Network engineers have multiple roles: they can be network operators, designers, architects, peering coordinators, and network tools/automation engineers, just to name a few.
As technology becomes more advanced and complicated, so too do network designs, which is part of the reason why more networks are employing more automation and programmability features. For some, these features are taking over the traditional role of a network engineer, ultimately putting them out of a job; while others, including myself, see it as a natural evolution of the job.
What automation is Cloudflare using?
Cloudflare has a large distributed anycast network. We have more than:
- 150 point of presence (POPs) globally
- 500 transits/peering exchange ports
- 500 network equipment components
- 20,000 eBGP (external BGP) sessions
It is impossible to manage this huge network without automation, which we have been using for several years now, including Salt and NAPALM.
One example of the way we have implemented automation at Cloudflare is to monitor and resolve stability issues of transit providers globally.
The system is designed intelligently to automatically manipulate production traffic. It can drop traffic via affected transit providers, drop all traffic in an affected PoP, and resume production traffic according to the severity threshold and time frame that have been set — all without an engineer’s intervention.
Figure 2 — Automation dashboard showing the percentage of PoP to PoP packet loss for a good day (above) and a bad day (below).
The above figure shows a dashboard illustrating the percentage of PoP to PoP packet loss on a good and bad day. In the case of the bad day, having to manually troubleshoot and identify such a huge number of affected PoPs and transits and then fix them would require a lot of time, something that there is not much of when it comes to keeping a network functioning optimally.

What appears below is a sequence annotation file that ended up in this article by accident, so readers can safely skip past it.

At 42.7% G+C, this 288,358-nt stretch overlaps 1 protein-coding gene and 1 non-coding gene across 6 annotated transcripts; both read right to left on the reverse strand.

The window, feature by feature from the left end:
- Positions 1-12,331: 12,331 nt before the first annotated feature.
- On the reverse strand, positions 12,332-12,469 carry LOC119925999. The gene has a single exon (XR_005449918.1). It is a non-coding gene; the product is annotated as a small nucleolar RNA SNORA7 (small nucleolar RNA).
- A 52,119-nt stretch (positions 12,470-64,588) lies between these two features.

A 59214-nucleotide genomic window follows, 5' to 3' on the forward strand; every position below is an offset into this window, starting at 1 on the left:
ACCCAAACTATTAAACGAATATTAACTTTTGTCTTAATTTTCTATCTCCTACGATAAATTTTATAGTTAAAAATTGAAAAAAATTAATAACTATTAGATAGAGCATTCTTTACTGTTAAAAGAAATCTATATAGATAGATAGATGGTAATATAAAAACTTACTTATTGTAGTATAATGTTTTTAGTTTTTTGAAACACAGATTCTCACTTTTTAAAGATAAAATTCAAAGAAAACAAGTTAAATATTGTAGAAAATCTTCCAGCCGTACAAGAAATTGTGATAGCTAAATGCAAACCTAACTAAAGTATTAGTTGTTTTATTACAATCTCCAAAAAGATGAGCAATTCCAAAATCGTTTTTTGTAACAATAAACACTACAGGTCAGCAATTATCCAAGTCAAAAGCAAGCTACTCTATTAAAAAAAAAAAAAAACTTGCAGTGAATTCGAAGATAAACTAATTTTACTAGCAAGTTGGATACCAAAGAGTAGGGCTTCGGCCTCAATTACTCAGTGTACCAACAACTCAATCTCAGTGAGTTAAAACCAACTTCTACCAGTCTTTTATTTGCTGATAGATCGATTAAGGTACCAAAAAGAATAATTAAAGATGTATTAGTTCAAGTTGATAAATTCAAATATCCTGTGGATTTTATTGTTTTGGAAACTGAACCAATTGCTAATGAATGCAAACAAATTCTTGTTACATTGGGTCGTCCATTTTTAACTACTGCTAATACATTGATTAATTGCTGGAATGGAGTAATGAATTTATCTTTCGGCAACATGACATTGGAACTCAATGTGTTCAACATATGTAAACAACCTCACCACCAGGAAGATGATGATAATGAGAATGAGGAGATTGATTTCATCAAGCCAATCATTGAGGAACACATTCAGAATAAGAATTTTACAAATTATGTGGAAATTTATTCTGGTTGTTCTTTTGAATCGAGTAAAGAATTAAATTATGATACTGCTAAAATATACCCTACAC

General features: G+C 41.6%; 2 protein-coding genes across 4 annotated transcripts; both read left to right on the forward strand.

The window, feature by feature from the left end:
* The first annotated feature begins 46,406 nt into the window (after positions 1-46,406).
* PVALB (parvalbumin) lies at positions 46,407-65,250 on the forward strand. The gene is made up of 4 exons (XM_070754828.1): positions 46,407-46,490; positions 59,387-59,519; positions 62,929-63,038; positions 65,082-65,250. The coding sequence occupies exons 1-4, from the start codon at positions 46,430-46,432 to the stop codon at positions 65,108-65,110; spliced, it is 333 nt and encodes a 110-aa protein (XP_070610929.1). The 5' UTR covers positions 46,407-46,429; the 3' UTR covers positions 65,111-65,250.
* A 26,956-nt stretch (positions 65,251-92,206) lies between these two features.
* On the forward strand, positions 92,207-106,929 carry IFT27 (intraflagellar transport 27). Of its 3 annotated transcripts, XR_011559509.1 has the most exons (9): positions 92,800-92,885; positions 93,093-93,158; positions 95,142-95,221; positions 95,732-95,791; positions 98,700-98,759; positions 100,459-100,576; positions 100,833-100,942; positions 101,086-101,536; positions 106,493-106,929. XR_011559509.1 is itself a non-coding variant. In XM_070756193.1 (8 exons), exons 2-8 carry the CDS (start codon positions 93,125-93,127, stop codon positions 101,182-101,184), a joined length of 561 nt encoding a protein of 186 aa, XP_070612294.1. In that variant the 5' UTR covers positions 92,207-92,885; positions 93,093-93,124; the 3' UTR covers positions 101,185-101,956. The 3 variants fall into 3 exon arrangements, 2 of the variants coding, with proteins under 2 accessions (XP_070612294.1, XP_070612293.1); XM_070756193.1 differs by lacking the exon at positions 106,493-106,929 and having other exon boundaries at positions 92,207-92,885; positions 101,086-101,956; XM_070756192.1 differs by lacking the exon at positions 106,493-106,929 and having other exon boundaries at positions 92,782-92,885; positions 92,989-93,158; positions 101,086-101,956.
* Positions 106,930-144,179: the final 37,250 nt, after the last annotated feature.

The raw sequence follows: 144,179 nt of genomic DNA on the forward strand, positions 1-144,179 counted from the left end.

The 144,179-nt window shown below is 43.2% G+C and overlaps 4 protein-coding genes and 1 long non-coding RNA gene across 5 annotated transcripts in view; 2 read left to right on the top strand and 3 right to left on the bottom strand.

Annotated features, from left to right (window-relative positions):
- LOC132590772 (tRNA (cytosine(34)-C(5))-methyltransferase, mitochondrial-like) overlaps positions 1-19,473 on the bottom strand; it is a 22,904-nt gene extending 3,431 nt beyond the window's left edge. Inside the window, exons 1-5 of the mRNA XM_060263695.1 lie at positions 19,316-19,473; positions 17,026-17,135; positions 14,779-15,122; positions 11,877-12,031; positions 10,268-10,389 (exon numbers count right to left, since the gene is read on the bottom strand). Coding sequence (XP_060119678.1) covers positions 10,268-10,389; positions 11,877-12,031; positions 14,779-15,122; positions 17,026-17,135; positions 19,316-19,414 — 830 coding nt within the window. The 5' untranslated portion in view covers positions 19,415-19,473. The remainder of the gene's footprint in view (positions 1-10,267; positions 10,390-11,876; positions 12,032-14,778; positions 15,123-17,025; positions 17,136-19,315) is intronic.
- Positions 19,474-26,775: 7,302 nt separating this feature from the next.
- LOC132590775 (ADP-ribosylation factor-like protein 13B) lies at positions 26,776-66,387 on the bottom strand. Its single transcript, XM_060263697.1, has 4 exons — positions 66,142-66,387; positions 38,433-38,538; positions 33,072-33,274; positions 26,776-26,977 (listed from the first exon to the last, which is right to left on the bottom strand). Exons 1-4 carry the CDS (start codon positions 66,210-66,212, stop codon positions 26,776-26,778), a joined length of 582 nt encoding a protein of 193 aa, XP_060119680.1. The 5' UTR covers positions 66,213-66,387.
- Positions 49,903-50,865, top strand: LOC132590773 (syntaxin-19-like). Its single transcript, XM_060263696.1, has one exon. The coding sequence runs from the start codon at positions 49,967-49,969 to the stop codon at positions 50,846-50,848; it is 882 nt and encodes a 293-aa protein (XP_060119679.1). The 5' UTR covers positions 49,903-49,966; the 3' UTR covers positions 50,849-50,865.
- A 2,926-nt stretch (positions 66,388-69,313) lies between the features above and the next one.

Another example of how we are using automation at Cloudflare is for serving anycast.
Cloudflare advertises the same set of prefixes globally from all PoPs. Because of this, we need to be careful when initiating a global configuration push such as when we deploy public resolver 126.96.36.199 on our edges or when we introduce new anycast prefixes.
We are using Salt templating with jinja2 formatting to do a global push to all edge routers. It supports dry run as well. This means the proposed configuration push changes are checked first whether they are good to go or not before pushing the real changes, reducing the risk of human error.
Get with the times
In this advanced world of network operations, engineers need to have some level of understanding on how to code. If they don’t, they need to start now. It will require some re-skilling, however, much of it will leverage existing knowledge and scripting skills.
The bottom line is automation is already an integral part of network engineering. No matter what the task — big, small, simple, or complex — automation can and should play a role as a way to optimize not only the way we manage our networks but also the way we manage or work time as well.
Watch Jimmy’s presentation on how Cloudflare are using automation at IDNOG 5.
Jimmy Lim is a network engineer, managing Cloudflare’s global distributed network.
The views expressed by the authors of this blog are their own and do not necessarily reflect the views of APNIC. Please note a Code of Conduct applies to this blog.